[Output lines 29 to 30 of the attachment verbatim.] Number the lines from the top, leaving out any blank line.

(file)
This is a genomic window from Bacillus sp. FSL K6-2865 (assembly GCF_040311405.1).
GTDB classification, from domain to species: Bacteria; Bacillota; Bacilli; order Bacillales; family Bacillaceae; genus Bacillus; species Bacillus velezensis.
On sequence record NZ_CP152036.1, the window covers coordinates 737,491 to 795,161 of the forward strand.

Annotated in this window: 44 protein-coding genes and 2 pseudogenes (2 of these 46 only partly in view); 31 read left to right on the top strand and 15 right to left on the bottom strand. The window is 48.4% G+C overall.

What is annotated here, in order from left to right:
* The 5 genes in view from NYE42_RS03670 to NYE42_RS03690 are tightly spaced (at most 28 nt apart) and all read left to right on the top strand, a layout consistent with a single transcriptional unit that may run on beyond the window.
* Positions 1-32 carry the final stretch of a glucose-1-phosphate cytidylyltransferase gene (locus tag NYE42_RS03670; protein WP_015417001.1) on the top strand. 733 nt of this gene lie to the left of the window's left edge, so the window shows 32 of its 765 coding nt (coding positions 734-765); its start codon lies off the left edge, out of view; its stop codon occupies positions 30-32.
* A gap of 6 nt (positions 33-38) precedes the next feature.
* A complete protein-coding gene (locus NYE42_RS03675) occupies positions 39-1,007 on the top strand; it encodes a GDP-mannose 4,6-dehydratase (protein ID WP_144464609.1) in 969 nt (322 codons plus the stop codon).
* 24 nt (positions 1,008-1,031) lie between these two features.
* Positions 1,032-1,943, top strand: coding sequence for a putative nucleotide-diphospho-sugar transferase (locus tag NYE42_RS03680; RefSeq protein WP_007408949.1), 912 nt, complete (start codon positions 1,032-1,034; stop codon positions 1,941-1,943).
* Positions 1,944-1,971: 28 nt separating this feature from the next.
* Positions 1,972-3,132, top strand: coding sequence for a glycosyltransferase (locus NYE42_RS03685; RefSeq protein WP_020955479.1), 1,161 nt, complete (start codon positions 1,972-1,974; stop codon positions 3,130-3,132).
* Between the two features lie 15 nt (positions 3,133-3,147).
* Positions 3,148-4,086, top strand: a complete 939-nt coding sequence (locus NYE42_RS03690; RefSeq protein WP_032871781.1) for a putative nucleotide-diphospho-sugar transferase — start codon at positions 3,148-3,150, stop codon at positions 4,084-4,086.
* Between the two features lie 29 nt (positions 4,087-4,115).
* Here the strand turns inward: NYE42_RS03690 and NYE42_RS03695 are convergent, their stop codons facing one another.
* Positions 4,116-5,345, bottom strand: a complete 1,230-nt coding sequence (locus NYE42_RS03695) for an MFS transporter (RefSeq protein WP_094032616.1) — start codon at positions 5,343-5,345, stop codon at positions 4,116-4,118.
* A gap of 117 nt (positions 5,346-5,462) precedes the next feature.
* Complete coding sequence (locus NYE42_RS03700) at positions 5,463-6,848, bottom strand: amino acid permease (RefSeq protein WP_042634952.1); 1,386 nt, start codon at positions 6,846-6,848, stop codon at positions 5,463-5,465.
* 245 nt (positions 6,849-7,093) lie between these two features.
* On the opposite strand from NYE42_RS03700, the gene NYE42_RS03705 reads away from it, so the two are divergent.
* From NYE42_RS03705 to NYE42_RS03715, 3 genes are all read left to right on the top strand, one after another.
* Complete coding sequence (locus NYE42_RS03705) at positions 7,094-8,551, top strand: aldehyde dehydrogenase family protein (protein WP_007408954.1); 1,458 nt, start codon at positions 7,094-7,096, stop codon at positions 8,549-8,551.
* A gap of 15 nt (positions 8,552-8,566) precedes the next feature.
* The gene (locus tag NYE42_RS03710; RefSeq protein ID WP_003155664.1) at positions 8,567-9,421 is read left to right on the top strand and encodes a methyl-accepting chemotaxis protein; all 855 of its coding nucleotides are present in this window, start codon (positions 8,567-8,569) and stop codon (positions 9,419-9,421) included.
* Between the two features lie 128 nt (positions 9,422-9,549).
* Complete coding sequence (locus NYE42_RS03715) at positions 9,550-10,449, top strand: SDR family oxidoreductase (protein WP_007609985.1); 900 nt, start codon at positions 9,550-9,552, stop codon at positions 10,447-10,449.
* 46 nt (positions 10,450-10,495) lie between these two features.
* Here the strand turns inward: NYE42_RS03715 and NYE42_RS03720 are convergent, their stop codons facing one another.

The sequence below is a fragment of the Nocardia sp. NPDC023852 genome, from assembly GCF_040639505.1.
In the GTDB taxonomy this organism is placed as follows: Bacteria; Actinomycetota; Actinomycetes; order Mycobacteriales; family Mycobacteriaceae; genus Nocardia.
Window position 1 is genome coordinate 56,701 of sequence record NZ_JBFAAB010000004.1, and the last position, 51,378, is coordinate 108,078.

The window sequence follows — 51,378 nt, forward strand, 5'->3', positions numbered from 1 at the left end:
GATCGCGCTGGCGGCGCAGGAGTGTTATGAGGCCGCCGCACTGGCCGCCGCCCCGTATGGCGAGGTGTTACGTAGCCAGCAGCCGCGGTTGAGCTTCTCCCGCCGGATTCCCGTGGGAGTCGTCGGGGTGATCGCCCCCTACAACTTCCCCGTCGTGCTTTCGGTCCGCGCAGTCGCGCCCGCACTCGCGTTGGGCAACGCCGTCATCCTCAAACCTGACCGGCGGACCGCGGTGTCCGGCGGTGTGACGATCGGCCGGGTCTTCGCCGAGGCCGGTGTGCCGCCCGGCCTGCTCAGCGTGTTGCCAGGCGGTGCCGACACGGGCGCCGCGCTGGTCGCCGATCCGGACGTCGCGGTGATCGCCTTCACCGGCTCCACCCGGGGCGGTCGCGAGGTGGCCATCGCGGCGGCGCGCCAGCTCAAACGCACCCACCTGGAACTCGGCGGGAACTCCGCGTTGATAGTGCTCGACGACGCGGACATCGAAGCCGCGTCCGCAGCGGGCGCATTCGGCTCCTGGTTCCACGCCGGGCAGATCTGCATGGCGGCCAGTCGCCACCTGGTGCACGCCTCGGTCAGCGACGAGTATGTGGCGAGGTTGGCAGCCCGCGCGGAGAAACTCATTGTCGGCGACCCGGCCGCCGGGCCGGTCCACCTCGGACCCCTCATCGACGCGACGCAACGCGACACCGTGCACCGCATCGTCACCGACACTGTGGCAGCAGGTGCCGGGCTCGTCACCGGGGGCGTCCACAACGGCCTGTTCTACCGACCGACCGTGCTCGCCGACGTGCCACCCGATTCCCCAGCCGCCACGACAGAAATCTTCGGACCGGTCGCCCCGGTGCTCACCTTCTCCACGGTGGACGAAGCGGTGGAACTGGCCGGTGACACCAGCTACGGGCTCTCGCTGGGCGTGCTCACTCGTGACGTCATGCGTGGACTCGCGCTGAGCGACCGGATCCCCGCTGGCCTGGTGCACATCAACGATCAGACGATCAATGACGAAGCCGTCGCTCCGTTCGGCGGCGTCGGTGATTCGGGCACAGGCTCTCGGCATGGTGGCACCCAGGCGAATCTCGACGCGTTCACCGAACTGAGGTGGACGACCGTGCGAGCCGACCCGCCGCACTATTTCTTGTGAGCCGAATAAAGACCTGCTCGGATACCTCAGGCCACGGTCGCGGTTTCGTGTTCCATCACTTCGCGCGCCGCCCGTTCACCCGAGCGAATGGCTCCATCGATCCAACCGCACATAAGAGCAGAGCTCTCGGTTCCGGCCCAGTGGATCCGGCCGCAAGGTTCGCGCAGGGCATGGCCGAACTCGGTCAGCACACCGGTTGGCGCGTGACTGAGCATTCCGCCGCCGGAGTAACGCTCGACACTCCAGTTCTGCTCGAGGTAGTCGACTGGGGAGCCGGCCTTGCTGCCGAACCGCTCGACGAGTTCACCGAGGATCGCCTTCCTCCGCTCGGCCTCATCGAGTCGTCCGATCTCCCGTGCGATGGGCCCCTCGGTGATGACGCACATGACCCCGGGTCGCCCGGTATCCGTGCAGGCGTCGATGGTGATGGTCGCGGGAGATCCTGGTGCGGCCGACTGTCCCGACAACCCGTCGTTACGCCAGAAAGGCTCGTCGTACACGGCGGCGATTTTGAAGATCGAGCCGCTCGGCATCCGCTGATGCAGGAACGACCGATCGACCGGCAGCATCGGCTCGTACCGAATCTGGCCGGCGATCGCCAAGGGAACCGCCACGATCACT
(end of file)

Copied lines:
* 46 nt (positions 10,450-10,495) lie between these two features.
* Here the strand turns inward: NYE42_RS03715 and NYE42_RS03720 are convergent, their stop codons facing one another.